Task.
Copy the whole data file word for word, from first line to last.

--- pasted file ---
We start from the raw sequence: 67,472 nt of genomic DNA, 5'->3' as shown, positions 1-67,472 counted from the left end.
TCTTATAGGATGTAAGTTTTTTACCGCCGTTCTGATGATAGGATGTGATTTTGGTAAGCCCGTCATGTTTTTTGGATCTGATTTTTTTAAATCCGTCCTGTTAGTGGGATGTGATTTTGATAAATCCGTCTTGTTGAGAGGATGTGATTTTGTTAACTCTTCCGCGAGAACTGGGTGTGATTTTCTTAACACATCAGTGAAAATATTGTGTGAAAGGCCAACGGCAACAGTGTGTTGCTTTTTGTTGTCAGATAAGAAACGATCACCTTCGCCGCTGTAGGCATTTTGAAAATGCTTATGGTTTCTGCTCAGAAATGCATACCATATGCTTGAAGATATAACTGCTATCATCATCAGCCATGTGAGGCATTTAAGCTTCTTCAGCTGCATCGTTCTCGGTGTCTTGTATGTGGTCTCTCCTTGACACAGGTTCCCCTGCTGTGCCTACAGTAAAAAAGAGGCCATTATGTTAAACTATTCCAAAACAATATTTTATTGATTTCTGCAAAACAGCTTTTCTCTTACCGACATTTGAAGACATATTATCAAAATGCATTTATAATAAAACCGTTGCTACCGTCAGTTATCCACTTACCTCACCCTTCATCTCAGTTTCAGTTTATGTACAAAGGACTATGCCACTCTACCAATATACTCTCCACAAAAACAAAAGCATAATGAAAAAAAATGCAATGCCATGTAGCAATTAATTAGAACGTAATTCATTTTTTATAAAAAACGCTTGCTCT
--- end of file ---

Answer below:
We start from the raw sequence: 67,472 nt of genomic DNA, 5'->3' as shown, positions 1-67,472 counted from the left end.
TCTTATAGGATGTAAGTTTTTTACCGCCGTTCTGATGATAGGATGTGATTTTGGTAAGCCCGTCATGTTTTTTGGATCTGATTTTTTTAAATCCGTCCTGTTAGTGGGATGTGATTTTGATAAATCCGTCTTGTTGAGAGGATGTGATTTTGTTAACTCTTCCGCGAGAACTGGGTGTGATTTTCTTAACACATCAGTGAAAATATTGTGTGAAAGGCCAACGGCAACAGTGTGTTGCTTTTTGTTGTCAGATAAGAAACGATCACCTTCGCCGCTGTAGGCATTTTGAAAATGCTTATGGTTTCTGCTCAGAAATGCATACCATATGCTTGAAGATATAACTGCTATCATCATCAGCCATGTGAGGCATTTAAGCTTCTTCAGCTGCATCGTTCTCGGTGTCTTGTATGTGGTCTCTCCTTGACACAGGTTCCCCTGCTGTGCCTACAGTAAAAAAGAGGCCATTATGTTAAACTATTCCAAAACAATATTTTATTGATTTCTGCAAAACAGCTTTTCTCTTACCGACATTTGAAGACATATTATCAAAATGCATTTATAATAAAACCGTTGCTACCGTCAGTTATCCACTTACCTCACCCTTCATCTCAGTTTCAGTTTATGTACAAAGGACTATGCCACTCTACCAATATACTCTCCACAAAAACAAAAGCATAATGAAAAAAAATGCAATGCCATGTAGCAATTAATTAGAACGTAATTCATTTTTTATAAAAAACGCTTGCTCT